Excuses were made, Ms Woodhouse said.
“It was much easier to blame the kids and the parents because it made their job much easier. Some people said ‘we didn’t understand grooming back then’ and I do get that because people don’t get it now, but that is not an excuse. You don’t need to understand something to know that 11- and 12-year-olds are being gang raped by lots of different people [and that is wrong]…
“Then there was the fear factor. The majority of the perpetrators were Pakistani Muslims. People didn’t want to be called racist or xenophobic, but again people can’t use that as an excuse because a lot of perpetrators were also white. Abuse was ignored as a whole.”
Ms Woodhouse said that made it even harder to escape abuse.
“Once you are inside that world it is so hard to get out of,” she said. “I wasn’t just going up against him and the gang, but police and social services… For a 14-year-old to take on the entire system was pretty tough.
“Even when I did make a statement at the age of 16, I didn’t recognise it as child sexual exploitation. I just saw it as my boyfriend treating me really badly and I wanted it to stop. There was CCTV evidence, witnesses and they [the authorities] still didn’t want to know.”
In July, housing and communities secretary James Brokenshire announced the government was ending its intervention in Rotherham. Commissioners were sent in to run the council after the authority was deemed “not fit for purpose” following professor Alexis Jay’s finding that at least 1,400 children were abused in the town between 1997 and 2013.
While Ms Woodhouse was one of those to have spoken out, she said she was initially “quite shocked” at the scale of the abuse.
“I wouldn’t have spoken out if I thought it was just me. But then I remembered all of the other girls [in Rotherham]. I knew about 20 of them and I thought if those are just the ones I know about then there could be hundreds [more] so that’s why I came forward,” she said.
“When the Jay report came out I was quite shocked by that. But if you work it out that’s not that shocking.
“I then realised there was a much bigger picture to this.
“When I first spoke out I thought I would be ignored but what I have realised now is just how powerful a survivor’s voice actually is. Some people are actually listening.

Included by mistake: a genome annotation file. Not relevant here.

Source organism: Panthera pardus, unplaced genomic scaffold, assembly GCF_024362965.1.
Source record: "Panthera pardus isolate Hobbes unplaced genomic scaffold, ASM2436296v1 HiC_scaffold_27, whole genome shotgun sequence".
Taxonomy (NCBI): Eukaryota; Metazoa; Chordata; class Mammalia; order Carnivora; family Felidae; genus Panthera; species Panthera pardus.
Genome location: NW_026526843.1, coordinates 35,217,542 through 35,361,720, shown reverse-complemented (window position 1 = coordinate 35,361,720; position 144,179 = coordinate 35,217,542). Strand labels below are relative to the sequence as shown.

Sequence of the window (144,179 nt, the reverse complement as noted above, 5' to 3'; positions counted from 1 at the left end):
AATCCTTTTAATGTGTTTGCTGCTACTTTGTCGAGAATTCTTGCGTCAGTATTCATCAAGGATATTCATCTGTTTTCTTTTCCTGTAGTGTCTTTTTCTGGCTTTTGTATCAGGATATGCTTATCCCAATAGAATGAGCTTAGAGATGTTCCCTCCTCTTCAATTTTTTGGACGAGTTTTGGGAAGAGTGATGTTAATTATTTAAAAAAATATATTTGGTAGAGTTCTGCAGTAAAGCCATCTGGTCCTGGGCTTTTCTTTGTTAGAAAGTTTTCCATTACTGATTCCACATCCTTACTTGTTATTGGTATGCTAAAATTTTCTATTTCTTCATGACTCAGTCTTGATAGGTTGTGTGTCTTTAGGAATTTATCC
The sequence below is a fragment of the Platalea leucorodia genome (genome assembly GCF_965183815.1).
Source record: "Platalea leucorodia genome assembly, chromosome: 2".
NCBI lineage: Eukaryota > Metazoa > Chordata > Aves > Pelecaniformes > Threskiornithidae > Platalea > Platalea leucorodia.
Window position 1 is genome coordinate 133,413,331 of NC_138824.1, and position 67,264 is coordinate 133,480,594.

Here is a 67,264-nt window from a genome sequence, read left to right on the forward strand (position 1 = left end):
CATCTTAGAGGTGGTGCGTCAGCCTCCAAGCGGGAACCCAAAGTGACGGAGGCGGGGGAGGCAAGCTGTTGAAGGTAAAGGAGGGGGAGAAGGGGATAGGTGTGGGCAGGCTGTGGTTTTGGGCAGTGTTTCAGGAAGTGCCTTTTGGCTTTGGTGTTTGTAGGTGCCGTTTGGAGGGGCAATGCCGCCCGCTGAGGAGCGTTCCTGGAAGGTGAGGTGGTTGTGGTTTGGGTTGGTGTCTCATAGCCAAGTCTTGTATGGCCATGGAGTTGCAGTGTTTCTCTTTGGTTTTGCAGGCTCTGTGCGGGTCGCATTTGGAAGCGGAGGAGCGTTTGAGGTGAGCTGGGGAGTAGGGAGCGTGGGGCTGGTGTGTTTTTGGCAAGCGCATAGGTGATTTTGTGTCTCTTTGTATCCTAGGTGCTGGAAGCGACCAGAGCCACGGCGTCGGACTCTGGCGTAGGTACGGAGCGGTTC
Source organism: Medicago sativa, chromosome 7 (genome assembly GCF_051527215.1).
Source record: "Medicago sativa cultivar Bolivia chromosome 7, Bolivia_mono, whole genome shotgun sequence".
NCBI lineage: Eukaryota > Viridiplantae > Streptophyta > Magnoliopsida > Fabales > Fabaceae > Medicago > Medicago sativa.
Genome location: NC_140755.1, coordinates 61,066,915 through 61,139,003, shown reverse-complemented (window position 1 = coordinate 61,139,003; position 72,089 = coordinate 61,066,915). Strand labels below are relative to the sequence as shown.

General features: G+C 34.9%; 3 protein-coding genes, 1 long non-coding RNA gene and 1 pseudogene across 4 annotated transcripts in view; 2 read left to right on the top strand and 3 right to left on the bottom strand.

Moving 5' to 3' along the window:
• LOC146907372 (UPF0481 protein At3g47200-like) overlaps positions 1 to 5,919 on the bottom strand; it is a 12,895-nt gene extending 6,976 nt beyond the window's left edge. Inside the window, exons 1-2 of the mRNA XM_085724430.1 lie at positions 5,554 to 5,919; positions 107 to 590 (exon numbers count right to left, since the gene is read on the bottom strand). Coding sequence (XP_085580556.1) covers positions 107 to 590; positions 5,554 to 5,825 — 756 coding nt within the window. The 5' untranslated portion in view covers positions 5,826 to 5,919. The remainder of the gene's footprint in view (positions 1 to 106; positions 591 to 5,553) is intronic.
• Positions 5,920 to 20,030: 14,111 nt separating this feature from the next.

“Every time I speak to someone it just seems to get bigger and bigger. I honestly don’t think we have scratched the surface.
“Rotherham is branded as the exploitation town of the world. Bullshit. We’re just the ones who looked at it and tackled it.”
Rotherham children’s services were rated ‘good’ last January for the first time since the scale of child sexual exploitation was exposed in the town. However, the council has since warned the next few years will be “very challenging” as spending on adult and children’s social care services has left a £30m black hole in its finances.
Ms Woodhouse said: “I think things are better [at Rotherham MBC] from what I have seen, but of course they will do and say certain things when I am around anyway so I can’t give a full view on it.
“I have heard some people say the shift has not fully changed so there is still a long way to go.”
She said she knew of some examples where professionals were “still not listening” to victims of abuse while there had also been instances where information about individuals had been leaked.
Ms Woodhouse urged councils to take a more human approach to social work and move away from a tickbox mentality in order to really understand the issues at play in a child’s life.
“People want to deal with people. Not someone who is suited and booted and talks like a textbook,” she said.
“They walk up suited and booted. That in itself is intimidating.
“When I met social workers and cops I didn’t see them as people. I saw them as though there is some factory somewhere and these people are moulded. They would come out, say the same things, write the same things down.”
She bemoaned social workers using medication as a short-term fix for some children’s problems instead of dealing with the underlying issues.
“When you look at how overworked social workers are and the cases they have got, even when you get a good social worker it’s hard for them to give the case full attention,” she said.
“A lot of work needs to be done with children in care. For kids their social workers are constantly being changed, they’re having to deal with lots of professionals, it’s overwhelming and they are constantly having to build relationships [with new workers].”
Ms Woodhouse did, however, express sympathy with social workers. She said: “It’s an extremely difficult job to do. I would never do it. Some people have said I should become a social worker. No chance.
“People do give them a lot of stick. It’s difficult to do the job and everybody will be watching them, especially now. If you do one wrong move it’s game over.
“But they also need to appreciate this is not just a job. This is people’s lives so that one mistake they do make could destroy someone’s life. But I do think they have a tough time of things.”
Sammy Woodhouse: Factfile
- Groomed and abused from age of 14 by Arshid Hussain, who was 10 years older
- Contacted The Times in 2013 about how authorities had failed her
- Subsequent article helped trigger Jay report, exposing scale of abuse in Rotherham
- Now a campaigner against abuse